User control of dashboard layouts

Dashboard sheets were introduced with V9, primarily as a way to deliver mobile-friendly reporting with a responsive UI to auto-fit any screen size. Specific Targets which define the layout can be defined to optimise the layout for different devices and are automatically applied depending on the device type.

Another use-case which is less obvious but can also be very useful is to allow users to choose between a number of predefined layouts.

For example, on a specific report there may be just 3 or 4 slicers which are typically used, but occasionally users may need access to a much larger list of slicers to filter by. It would be a shame to clutter the report for everyone permanently with all the slicers as it makes the selection process less intuitive, and probably forces us to use only combo boxes to save space. Ideally we’d like users to be able to switch from a ‘Quick Slicer’ view to an ‘All slicer’ view.

Another example would be where users want to include additional dashboard items, or remove items to get a larger view of a data table.

These scenarios and others can be handled by giving users control over which Dashboard Target is active via a slicer.

In the example shown below the button slicer allows switching between a ‘Quick slicer’ view with the 3 primary slicers shown as list boxes, an ‘All Slicer’ view with all 9 slicers available as combo boxes, and a ‘Table View’ which maximises the space for the data table and removes the charts.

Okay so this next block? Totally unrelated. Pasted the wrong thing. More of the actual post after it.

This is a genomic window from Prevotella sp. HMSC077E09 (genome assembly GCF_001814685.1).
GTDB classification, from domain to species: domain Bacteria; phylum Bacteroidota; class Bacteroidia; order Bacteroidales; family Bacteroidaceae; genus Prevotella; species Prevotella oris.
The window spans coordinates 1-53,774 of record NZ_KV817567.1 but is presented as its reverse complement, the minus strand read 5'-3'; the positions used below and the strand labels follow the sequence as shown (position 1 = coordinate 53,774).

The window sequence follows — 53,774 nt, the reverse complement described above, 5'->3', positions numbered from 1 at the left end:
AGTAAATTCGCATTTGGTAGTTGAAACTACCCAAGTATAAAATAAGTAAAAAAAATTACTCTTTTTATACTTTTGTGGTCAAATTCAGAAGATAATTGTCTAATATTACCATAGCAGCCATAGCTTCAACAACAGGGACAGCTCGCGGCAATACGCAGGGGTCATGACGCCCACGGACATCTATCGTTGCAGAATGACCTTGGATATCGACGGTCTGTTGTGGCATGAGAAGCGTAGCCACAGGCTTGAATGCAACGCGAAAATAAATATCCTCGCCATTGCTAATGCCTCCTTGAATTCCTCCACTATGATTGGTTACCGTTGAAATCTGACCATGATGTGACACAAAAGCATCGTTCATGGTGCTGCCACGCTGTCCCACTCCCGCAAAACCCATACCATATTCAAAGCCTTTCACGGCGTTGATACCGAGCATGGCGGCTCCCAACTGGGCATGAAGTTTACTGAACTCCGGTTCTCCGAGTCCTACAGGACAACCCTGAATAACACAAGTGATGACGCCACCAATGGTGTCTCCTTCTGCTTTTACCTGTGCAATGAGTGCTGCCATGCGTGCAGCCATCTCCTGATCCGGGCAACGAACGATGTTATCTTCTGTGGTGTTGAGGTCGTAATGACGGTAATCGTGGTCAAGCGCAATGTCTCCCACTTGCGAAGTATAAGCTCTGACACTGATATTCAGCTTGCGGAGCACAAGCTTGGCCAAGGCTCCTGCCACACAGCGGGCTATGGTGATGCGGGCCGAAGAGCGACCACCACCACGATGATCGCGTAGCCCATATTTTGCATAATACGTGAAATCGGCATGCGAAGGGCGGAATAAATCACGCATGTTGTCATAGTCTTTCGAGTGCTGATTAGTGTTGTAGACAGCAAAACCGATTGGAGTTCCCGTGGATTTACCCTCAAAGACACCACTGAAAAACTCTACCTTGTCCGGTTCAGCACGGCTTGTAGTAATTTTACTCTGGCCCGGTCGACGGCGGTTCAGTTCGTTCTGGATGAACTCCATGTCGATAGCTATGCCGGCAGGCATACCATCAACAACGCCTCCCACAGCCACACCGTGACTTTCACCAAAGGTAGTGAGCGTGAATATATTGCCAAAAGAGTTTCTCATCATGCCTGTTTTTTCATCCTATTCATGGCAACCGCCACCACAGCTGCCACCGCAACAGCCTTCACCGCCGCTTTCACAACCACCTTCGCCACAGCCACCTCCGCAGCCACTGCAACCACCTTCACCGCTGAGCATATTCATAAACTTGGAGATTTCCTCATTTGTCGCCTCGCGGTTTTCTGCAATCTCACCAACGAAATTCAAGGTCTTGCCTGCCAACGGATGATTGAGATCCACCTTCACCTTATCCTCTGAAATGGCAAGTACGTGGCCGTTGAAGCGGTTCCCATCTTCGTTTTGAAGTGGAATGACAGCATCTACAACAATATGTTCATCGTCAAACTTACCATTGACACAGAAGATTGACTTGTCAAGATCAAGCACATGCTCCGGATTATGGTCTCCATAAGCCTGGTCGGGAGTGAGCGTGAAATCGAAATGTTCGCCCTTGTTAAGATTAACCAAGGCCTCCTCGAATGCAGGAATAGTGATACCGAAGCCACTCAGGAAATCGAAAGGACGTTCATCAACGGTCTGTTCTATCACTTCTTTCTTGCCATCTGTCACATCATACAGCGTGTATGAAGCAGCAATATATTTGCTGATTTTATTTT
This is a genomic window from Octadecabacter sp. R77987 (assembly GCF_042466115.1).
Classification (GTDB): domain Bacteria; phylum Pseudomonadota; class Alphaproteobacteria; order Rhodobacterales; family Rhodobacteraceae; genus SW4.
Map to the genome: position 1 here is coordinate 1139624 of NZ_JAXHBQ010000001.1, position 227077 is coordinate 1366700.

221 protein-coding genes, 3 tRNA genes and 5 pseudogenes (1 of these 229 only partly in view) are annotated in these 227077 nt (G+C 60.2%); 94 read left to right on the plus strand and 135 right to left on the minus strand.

So how do I…?

Firstly, you’ll need to define the various Targets which you want the user to choose between (see here for the details).

Next you need to add a slicer allowing the user to select between Target layouts. This slicer will be based on an Excel range, and will output its selection to another cell which you specify. It’s easiest if the input range for the slicer exactly matches your Dashboard Target Names (otherwise you can use vlookups to cross-match). Of course you’ll need to enable that slicer on each of the targets to allow the users to switch views.

Finally, we can use the XL3SetProperty() formula to set the active Target for the dashboard, based on the output of the slicer we just set up. The syntax is:

XL3SetProperty(Object Type, Object Name, Property to set, value to set the property to)

The screenshot above shows the slicer and formula setup – hope it proves useful for some of you!

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